Respiratory syncytial virus prophylaxis in preterm infants: a cost-effectiveness study from Turkey

Oncel M. Y. , Mutlu B., Kavurt S., Bas A. Y. , Demirel N., AKYOL M. , ...More

TURKISH JOURNAL OF PEDIATRICS, vol.54, no.4, pp.344-351, 2012 (Journal Indexed in SCI) identifier identifier

  • Publication Type: Article / Article
  • Volume: 54 Issue: 4
  • Publication Date: 2012
  • Page Numbers: pp.344-351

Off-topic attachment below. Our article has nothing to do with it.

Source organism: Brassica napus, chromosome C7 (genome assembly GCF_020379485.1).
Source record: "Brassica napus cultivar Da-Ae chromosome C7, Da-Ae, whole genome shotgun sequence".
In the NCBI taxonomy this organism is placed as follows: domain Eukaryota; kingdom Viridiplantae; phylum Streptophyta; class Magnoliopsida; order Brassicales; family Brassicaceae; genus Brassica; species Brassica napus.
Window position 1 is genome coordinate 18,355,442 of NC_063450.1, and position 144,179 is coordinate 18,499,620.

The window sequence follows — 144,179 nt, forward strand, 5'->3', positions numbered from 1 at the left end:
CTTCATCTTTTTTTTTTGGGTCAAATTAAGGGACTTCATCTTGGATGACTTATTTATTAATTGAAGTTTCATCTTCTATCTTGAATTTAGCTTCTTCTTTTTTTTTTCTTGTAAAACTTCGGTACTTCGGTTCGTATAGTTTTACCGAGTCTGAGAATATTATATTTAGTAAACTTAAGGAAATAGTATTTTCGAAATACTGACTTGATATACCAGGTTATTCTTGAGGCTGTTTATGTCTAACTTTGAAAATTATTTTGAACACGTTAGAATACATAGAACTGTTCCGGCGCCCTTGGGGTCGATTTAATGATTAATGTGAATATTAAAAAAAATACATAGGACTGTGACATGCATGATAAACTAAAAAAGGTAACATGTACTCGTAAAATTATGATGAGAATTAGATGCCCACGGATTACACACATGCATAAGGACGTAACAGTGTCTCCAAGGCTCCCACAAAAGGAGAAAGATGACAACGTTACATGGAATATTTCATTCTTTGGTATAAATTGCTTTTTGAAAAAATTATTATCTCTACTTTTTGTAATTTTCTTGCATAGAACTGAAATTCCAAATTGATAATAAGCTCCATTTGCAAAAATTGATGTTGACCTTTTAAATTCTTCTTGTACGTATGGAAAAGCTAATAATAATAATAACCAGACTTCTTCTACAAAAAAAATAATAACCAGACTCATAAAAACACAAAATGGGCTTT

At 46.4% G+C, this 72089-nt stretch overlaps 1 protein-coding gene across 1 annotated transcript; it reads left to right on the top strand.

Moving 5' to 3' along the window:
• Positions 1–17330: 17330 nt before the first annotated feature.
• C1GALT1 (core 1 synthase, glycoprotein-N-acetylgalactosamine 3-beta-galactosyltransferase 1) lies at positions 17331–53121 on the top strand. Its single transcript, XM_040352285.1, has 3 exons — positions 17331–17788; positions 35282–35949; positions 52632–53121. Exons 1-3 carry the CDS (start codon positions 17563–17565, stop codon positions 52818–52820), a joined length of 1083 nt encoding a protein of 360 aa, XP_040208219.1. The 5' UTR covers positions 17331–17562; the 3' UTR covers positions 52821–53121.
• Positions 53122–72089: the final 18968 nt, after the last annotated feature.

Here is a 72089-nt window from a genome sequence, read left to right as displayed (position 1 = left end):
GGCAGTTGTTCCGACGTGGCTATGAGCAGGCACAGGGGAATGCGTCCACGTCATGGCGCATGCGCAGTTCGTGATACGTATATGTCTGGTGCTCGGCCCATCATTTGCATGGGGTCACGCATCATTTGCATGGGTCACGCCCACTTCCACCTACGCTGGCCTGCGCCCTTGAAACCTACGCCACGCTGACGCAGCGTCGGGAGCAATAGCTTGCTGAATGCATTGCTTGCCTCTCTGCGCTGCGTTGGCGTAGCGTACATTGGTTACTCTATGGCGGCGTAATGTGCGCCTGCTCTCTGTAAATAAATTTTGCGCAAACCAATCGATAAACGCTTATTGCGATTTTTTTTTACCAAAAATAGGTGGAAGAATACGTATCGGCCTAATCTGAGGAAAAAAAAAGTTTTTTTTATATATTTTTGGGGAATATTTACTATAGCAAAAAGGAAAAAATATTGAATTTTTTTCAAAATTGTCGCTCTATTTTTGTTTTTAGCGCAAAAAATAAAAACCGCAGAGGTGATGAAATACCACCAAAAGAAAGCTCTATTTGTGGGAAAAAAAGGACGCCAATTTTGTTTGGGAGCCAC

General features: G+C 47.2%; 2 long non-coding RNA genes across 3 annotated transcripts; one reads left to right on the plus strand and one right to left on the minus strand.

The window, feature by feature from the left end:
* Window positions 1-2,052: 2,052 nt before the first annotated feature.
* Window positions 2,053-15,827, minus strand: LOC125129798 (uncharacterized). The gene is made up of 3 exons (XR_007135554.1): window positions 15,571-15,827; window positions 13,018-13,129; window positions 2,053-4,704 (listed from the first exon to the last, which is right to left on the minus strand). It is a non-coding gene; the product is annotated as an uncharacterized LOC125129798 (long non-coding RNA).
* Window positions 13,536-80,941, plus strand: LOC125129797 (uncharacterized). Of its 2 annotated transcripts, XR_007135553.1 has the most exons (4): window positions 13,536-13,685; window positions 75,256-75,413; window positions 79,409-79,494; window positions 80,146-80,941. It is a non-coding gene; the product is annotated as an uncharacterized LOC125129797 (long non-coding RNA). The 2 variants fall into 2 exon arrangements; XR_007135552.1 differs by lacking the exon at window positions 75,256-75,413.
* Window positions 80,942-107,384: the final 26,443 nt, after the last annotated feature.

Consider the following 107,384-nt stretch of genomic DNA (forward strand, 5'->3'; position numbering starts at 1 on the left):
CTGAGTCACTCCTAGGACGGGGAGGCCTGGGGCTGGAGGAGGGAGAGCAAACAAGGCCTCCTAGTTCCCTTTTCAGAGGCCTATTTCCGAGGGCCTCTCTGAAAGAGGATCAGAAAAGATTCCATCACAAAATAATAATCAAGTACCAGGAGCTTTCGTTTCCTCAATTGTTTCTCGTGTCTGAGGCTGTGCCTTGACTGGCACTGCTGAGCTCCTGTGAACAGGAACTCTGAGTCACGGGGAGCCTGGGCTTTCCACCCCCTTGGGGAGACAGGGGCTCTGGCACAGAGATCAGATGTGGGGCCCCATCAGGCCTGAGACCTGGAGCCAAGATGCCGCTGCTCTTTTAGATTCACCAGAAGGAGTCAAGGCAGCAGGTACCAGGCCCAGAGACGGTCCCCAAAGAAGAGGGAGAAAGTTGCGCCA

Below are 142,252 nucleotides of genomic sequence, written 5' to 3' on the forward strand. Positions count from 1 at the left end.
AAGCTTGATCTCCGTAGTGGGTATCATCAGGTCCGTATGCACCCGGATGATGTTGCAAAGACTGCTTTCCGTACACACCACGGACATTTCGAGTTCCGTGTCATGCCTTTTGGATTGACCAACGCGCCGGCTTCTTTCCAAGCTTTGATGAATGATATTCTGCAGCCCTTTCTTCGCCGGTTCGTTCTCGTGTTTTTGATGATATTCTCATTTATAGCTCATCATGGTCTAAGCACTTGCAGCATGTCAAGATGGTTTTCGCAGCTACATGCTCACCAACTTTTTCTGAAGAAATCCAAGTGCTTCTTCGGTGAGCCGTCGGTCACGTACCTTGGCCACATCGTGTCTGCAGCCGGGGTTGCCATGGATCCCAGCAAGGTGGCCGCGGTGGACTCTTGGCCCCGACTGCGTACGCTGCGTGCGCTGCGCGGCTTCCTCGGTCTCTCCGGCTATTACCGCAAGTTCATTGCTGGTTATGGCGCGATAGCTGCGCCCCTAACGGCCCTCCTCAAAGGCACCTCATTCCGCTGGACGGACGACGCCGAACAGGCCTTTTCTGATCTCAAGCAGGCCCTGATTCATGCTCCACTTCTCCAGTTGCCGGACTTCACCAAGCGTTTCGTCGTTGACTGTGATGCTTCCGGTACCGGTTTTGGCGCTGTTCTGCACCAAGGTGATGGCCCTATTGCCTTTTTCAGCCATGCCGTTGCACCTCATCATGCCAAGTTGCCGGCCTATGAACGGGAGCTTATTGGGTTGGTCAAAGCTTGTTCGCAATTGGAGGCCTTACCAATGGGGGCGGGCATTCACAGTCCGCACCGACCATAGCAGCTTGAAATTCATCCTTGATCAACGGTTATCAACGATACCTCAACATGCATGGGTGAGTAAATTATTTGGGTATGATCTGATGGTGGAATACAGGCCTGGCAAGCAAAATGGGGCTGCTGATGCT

The main aim of this study was to evaluate the cost-effectiveness of respiratory syncytial virus (RSV) prophylaxis with palivizumab in Turkey, by comparing hospitalization rates and costs as well as results of risk analyses in preterm infants who were treated either with palivizumab or conservatively. This retrospective study was undertaken in two centers on infants born with a gestational age of <= 32 weeks during the 2010-2011 seasons. Patients were divided into two groups based on status of RSV prophylaxis. The records of 272 infants were included in the final analysis, 201 (73.9%) of which had received palivizumab (Group 1), while 71 (26.1%) were not given any form of RSV prophylaxis. The difference between groups in terms of demographic characteristics and risk factors for RSV infection was statistically insignificant (p>0.05). Thirteen patients (6.5%) in Group 1 and 5 patients (7%) in Group 2 were hospitalized for lower respiratory tract infections (LRTIs) (p>0.05). In newborns born at <= 28(6/7) weeks of gestation, RSV prophylaxis with palivizumab was associated with a 38.75% decrease in hospitalization rates due to LRTIs compared to the untreated group (8% in the untreated group vs. 4.9% in the palivizumab group; p=0.577). The hospitalization rate due to LRTIs for infants in Group 1 born after 29-32 weeks of gestation was 7.5% compared to a rate of 6.5% in Group 2, with a statistically insignificant difference (p=0.828). In infants with bronchopulmonary dysplasia (BPD) born at <= 28(6/7) weeks of gestation, treatment with palivizumab was associated with a 39.1% decrease in LRTI-related hospitalization rates (14.3% in the untreated group vs. 8.7% in the palivizumab group; p=0.677). This clinical study is the first of its kind from Turkey to evaluate the cost-effectiveness of palivizumab treatment as prophylaxis against RSV infections in preterm infants, where hospitalization rates and costs of patients treated with palivizumab were compared with those of infants who were treated conservatively. Our study results suggest that administration of palivizumab does not have any cost benefit, regardless of gestational age. However, a reduction in hospitalization rates in association with palivizumab treatment was observed in infants born at <= 28(6/7) weeks of gestation with or without BPD.